A.Ham Book Club discussion

Of Arms and Artists: The American Revolution Through Painters' Eyes
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Of Arms & Artists > Chapter 4

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Alexander Hamilton (the_a_dot_ham) | 96 comments Mod
Here is chapter 4 discussion! I could have sworn I posted this last week when it was scheduled, but perhaps in my old age, I'm starting to lose it.

1. Benjamin West's dedication to the American cause is a fascinating one. It is interesting how both Peale and Trumbull (two names we know well), went to England to study under him and Trumbull went as far to risk his life to study with him. For being such a fervent supporter of the American Revolution, it is interesting to see how apolitical West was forced to be and even a propagandist of some sort. Discuss his role as a painter for the Crown.

2. Not only is West in the political closet, he is also almost in a religious closet. Born a Quaker, he would not have approved of the conflict escalating to war & as an American, he supported the American cause over that of the British. Did you find a favorite moment in the chapter where he stepped out of either of these closets?

3. Did you have a favorite line from the chapter? If so, what is it and why?


Alexander Hamilton (the_a_dot_ham) | 96 comments Mod
I'll answer 2 & 3...

2. My favorite story of West is upon encountering Cathcart & King George III over Trumbull's imprisonment, he tries to elude walking into a verbal trap about where his loyalties lie only to have King George save him.

3. The best line is the one obviously about John Adams. "Adams' diplomatic style was litigious and lacking in politesse." It's so very Adams.


Jane (janehex) I finally finished this long chapter! I found the descriptions of the American Revolution as a "family quarrel" very interesting, and I have read that account many times before. It makes sense -- a large percentage of Americans were of English ancestry, and we shared a common language, culture, and religion, in most cases. I wish the author had included that drawing of Martha Washington holding a sword, though. I'm sure it's somewhere online.

Anyway, I will continue catching up!


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Nancy | 41 comments Finally finished Ch 4. It was interesting to see how torn West was between his feelings regarding American liberty and his loyalty as a Royal Court artist. He also had an interesting relationship with King George, having some influence with the King. It explains his loyalty to the King as demonstrated by his decision not to complete the Provisional Treaty portrait. Onto Ch 5!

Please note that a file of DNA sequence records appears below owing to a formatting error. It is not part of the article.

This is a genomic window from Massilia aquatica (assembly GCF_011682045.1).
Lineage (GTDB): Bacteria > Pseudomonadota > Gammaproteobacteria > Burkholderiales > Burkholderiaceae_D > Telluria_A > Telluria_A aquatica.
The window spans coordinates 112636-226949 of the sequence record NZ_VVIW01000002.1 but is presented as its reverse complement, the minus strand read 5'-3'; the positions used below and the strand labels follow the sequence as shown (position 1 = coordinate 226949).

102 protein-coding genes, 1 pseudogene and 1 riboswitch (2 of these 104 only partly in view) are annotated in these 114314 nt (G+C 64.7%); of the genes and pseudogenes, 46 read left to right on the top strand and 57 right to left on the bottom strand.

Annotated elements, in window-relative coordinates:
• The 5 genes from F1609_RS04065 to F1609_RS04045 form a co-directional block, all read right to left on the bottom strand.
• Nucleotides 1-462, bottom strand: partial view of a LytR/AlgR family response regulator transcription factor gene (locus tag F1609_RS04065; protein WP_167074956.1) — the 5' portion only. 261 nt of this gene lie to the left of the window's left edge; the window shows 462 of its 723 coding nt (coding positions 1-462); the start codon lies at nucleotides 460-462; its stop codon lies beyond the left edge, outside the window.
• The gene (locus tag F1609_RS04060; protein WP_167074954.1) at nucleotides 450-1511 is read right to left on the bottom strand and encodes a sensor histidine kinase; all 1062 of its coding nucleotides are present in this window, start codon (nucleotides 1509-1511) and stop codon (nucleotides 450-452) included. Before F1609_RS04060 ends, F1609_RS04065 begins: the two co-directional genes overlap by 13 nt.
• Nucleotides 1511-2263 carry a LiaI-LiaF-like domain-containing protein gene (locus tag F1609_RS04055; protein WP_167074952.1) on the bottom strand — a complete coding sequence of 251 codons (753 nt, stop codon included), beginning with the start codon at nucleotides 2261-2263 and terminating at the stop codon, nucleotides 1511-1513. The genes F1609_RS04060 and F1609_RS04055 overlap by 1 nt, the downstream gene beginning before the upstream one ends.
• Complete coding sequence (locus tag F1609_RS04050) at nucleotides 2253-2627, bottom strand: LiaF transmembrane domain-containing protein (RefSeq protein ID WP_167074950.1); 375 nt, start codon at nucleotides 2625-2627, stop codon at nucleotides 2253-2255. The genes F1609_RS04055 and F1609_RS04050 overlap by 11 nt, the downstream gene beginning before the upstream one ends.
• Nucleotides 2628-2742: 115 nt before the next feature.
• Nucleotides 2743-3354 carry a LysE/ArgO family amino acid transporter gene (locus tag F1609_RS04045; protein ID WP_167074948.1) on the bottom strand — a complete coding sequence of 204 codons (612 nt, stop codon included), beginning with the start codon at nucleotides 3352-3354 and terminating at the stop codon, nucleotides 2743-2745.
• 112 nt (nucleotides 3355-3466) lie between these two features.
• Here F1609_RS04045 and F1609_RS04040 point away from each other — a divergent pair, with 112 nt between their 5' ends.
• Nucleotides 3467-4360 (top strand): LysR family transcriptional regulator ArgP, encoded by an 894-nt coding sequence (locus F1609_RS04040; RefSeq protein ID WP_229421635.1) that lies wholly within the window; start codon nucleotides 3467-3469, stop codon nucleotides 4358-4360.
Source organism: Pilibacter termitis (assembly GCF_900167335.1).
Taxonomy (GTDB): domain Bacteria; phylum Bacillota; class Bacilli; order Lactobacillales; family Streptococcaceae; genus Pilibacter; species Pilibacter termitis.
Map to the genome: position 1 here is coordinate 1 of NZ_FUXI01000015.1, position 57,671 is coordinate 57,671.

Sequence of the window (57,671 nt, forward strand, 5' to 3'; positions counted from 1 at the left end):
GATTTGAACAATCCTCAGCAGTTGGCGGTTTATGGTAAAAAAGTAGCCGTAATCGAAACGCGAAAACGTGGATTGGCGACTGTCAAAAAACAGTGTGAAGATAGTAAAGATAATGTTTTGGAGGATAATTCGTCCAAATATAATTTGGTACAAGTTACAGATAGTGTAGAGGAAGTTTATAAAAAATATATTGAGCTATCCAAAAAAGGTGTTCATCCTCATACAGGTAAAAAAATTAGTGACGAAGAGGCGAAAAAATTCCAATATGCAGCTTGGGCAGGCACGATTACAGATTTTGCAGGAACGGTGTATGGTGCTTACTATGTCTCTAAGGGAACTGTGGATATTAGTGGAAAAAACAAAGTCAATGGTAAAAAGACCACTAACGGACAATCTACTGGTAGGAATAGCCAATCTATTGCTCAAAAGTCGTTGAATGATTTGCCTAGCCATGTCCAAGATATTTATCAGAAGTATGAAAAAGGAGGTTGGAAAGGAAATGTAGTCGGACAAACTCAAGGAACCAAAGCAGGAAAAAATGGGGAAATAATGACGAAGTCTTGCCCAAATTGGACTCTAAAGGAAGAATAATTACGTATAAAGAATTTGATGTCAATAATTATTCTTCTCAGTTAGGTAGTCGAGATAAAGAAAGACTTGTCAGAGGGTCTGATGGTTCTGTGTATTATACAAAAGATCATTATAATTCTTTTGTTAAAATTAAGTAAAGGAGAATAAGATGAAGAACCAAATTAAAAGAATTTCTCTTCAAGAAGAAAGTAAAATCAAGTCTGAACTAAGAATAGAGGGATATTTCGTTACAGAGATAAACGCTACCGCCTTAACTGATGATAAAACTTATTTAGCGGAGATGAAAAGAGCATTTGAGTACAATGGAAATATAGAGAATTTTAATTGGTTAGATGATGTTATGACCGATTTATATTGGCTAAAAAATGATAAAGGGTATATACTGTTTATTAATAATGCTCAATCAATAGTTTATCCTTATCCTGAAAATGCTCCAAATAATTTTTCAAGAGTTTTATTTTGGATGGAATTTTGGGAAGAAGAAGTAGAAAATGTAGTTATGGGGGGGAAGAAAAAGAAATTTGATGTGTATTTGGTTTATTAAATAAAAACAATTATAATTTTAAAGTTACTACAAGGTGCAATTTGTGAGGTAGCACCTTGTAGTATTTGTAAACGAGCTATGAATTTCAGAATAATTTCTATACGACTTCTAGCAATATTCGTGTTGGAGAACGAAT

message 5: by Susan (new)

Susan Scott | 3 comments Alexander wrote: "Here is chapter 4 discussion! I could have sworn I posted this last week when it was scheduled, but perhaps in my old age, I'm starting to lose it.

1. Benjamin West's dedication to the American c..."

I'm very late to the party, having just received the book on Monday, and furiously catching up.

I've always been partial to Benjamin West, since he's a "local boy made good" for me here in Pennsylvania. Until I read this, however, I hadn't realized how closely tied he was to the royal court. I can't think of another American artist who was an official court artist - others who painted royalty, like Thomas Scully and John Singer Sargent - but none who were on the royal payroll. So my favorite sentence: "But after the war, West still was - and he knew it - a court painter, a modern artist who was a throwback to his court ancestors: Charles Le Brun, Diego Velazquez, Guiulo Romano, and Raphael." What an unusual position for an American Quaker!


Jane (janehex) Hi Susan, thank you for joining us!


message 7: by Susan (new)

Susan Scott | 3 comments Alexander wrote: "Here is chapter 4 discussion! I could have sworn I posted this last week when it was scheduled, but perhaps in my old age, I'm starting to lose it.

1. Benjamin West's dedication to the American c..."

This - West having literally to save John Trumbull's neck - was my favorite anecdote, too. Clearly Trumbull was one more impulsive young man with perhaps more patriotism than common sense. Of course he was yet another of Washington's aides-de-camp who'd parted ways with the General's Family because he thought he knew better than those older and wiser. (Burr, Laurens, and of course Hamilton - oh, those "bros"-de-camp!) He's very fortunate that he had West willing to risk his own reputation for his sake.


message 8: by Susan (new)

Susan Scott | 3 comments Susan wrote: "Alexander wrote: "Here is chapter 4 discussion! I could have sworn I posted this last week when it was scheduled, but perhaps in my old age, I'm starting to lose it.

1. Benjamin West's dedication..."
Thanks, Jane. There was no way I could resist this book!


Alexander Hamilton (the_a_dot_ham) | 96 comments Mod
"... 'bros'-de-camp'..."

Ha! Susan, that's a great way to explain them.


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